My $600 prosumer prime just walked all over my $1,700 pro zoom!

July 06, 2013  •  Leave a Comment

Wow.

 

Let me just start off by saying that. Recently, I upped my gear arsenal with a couple of very affordably priced, yet impressive items from the Nikon stable, the D7100 (Review and comparison with the D800 coming soon) and the 85 f/1.8G. I quite like the 85mm on a crop body and the duo have delivered some impressive samples in the early days of testing. However, it was when I put the lens on the D800 that it started to sing.

 

When I shot my usual test scene, i.e. the view of the city from my window, I was astonished at the details I could see on the LCD screen itself. To be double sure, I imported the file into Lightroom and by golly, I was right. The detail it manages to extract out of the scene was superior to every other piece of glass I own. Curious, I decided to shoot the same frame with my 70-200 f/2.8 VR @86mm (The closest I could get. The zoom ring has no marking for 85mm). I used the same settings (f/8, 1/320s, ISO 100). Brought both files into Lightroom, applied the same edits, which are as follows:

- Daylight white balance

- Camera landscape color profile

- Custom color correction settings I have developed using a Spyder Checkr

- Lens corrections

- Some basic presharpening

 

That's it. You can see both images below:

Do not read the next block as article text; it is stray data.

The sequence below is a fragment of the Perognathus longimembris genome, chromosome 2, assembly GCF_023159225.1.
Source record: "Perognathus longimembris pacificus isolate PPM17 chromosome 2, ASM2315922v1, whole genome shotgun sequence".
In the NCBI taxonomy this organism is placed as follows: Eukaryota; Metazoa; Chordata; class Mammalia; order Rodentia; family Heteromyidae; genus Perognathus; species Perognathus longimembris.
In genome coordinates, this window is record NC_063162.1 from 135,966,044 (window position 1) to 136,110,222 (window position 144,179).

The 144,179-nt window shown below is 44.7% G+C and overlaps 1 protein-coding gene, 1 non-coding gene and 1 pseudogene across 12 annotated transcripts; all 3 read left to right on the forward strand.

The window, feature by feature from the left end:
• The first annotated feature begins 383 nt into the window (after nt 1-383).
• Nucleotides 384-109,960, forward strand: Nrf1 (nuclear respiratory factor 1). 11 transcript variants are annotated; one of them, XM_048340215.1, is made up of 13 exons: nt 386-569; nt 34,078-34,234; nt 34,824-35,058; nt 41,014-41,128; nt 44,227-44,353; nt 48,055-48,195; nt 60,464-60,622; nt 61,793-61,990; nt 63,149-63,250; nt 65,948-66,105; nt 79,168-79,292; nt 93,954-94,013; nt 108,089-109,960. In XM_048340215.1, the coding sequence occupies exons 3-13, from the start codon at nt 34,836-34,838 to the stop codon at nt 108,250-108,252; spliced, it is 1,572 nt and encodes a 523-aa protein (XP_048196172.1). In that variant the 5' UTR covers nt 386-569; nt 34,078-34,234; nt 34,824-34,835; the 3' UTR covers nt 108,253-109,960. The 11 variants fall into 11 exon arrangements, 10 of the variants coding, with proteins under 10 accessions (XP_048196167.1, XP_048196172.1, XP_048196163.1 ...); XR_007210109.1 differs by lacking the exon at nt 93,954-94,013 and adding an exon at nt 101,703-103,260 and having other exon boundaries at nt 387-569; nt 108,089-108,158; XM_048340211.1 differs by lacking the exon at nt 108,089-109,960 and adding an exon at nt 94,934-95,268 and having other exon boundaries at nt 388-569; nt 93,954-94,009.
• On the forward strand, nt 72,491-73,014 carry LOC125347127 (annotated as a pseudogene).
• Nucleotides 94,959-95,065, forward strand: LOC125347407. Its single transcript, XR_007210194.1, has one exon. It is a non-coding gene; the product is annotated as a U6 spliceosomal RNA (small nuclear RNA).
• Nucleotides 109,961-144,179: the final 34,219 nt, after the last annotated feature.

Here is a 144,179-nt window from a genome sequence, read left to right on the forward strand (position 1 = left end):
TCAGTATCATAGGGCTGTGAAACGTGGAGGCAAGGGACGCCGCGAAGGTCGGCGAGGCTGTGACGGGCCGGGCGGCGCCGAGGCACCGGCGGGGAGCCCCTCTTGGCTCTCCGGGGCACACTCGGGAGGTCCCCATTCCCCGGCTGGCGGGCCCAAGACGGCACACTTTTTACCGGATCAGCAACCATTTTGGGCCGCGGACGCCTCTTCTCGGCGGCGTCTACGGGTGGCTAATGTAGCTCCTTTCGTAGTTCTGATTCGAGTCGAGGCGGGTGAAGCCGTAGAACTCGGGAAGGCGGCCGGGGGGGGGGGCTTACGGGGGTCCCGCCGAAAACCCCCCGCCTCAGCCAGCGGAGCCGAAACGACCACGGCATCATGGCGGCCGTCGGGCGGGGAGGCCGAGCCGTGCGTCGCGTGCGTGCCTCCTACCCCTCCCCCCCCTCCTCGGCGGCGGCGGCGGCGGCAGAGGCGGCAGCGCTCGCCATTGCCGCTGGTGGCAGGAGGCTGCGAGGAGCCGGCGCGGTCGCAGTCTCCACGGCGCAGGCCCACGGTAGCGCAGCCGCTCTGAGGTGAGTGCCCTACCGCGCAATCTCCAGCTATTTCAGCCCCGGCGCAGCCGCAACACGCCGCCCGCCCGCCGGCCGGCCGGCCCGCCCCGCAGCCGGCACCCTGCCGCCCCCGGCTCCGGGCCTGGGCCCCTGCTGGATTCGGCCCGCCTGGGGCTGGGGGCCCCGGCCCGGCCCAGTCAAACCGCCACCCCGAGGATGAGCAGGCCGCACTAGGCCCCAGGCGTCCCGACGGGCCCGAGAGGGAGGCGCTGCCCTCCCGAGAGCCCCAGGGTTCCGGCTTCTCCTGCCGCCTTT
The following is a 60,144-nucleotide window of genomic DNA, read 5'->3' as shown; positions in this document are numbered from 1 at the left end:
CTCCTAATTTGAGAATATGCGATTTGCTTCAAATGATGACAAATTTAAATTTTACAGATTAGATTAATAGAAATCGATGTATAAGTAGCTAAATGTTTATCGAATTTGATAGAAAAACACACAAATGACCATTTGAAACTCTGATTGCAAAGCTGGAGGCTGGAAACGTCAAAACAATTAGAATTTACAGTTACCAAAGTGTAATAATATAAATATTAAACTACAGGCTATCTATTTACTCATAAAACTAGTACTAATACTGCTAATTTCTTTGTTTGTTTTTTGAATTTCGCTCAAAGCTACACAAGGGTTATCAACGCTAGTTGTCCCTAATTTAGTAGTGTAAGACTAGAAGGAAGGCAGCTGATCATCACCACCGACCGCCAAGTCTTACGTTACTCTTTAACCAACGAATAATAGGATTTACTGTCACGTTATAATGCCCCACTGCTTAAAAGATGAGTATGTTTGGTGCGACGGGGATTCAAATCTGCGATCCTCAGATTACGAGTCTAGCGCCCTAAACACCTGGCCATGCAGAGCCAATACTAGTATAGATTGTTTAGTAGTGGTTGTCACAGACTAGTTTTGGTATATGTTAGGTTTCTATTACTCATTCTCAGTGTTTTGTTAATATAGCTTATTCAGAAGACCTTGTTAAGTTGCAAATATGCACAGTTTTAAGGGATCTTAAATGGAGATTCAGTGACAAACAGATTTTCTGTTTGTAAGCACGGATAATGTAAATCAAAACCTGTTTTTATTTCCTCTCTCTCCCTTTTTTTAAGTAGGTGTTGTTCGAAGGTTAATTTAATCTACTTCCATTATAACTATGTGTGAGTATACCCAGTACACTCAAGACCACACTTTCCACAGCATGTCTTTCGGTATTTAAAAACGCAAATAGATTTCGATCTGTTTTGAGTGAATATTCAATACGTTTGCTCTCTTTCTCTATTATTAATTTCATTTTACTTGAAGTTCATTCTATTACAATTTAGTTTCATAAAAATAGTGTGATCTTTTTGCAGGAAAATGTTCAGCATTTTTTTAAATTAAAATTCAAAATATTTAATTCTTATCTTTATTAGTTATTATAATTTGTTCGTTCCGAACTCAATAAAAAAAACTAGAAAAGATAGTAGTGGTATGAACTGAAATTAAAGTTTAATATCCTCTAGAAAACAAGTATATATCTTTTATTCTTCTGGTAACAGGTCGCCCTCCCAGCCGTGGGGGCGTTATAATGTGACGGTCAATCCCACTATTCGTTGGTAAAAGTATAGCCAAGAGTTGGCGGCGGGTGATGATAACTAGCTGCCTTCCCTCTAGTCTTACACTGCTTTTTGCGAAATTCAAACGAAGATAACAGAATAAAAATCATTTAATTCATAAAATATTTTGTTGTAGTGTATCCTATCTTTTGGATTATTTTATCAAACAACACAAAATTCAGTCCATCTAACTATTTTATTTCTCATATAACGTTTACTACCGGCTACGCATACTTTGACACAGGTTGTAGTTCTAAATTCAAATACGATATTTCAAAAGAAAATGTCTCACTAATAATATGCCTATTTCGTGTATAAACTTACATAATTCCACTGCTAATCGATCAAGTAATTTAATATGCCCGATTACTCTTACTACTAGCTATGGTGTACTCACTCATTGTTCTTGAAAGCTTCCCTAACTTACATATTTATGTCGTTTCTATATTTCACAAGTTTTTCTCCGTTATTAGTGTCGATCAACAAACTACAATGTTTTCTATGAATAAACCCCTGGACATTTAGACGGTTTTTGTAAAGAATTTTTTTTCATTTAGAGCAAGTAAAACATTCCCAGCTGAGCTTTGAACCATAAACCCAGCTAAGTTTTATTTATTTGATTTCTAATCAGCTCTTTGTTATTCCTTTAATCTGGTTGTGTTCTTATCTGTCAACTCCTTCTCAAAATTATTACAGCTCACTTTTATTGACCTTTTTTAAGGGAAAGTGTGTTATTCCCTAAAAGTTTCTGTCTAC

85 f/1.8:

Nikon D800 and 85 f/1.8G85prime

70-200 f/2.8 VR:

Nikon D 800 and 70-200 f/2.8 VR70-200

 

Everything looks fine and dandy at this magnification, right? The only observable difference is that both lenses have different color renderings. The prime is a bit cooler and the zoom, warmer. I much prefer the former for this type of scene.

 

Ok, now let's take a look at some crops.

 

Prime:


Bldg_85

 

Zoom:


Bldg_70-200

 

How does that look to you? Remember, these are shot at settings at which pretty much every lens would be at its best.

 

Let's look at another set of crops.

 

Prime:

Bldg_2_85

Zoom:


Bldg_2_70-200

 

Again, the differences are quite apparent. Both these crops are from the "Meaty center", so now let's take a look at extreme edge crops.

 

Prime:

Corner_85

Zoom:

Corner_70-200

Wow. This isn't even close. The zoom is completely embarrassed at this point. Funny observation. Both samples have moire in them, but the sample from the prime cleaned up better using Lightroom's adjustment brush. Why? I have no idea.

 

Here's a crop of fa away detail.

 

Prime:

Far_85

Zoom:

Far_70-200

Again, the prime is just so much better.

 

Remember, these images are just presharpened. I applied a proper high pass sharpen to the sample from the prime and it almost bled my eyes with detail. Truly medium format territory there.

 

Prime, high pass sharpened:

Nikon D800 and 85 f/1.8 ,  High pass sharpened85prime_Highpass

This test has got me seriously thinking of getting rid of the 70-200 and replacing it with the newer version. Nikon is yet to release a modern 135-180mm prime, so I would need a zoom in this range to do portraiture. I guess I will rent the newer zoom to see how it stacks up against the prime as well.

 

Before anyone says that this is just pixel peeping madness, it isn't. You WILL see a difference in print. As several have said,t he D800 is a camera that demands the very best in terms of glass. Slap on something sub par and the results are truly underwhelming. But put on some quality glass like the 85 f/1.8G and the camera just sings!

 

All samples can be downloaded at full resolution here:

 

 

- Sandeep Murali -

 

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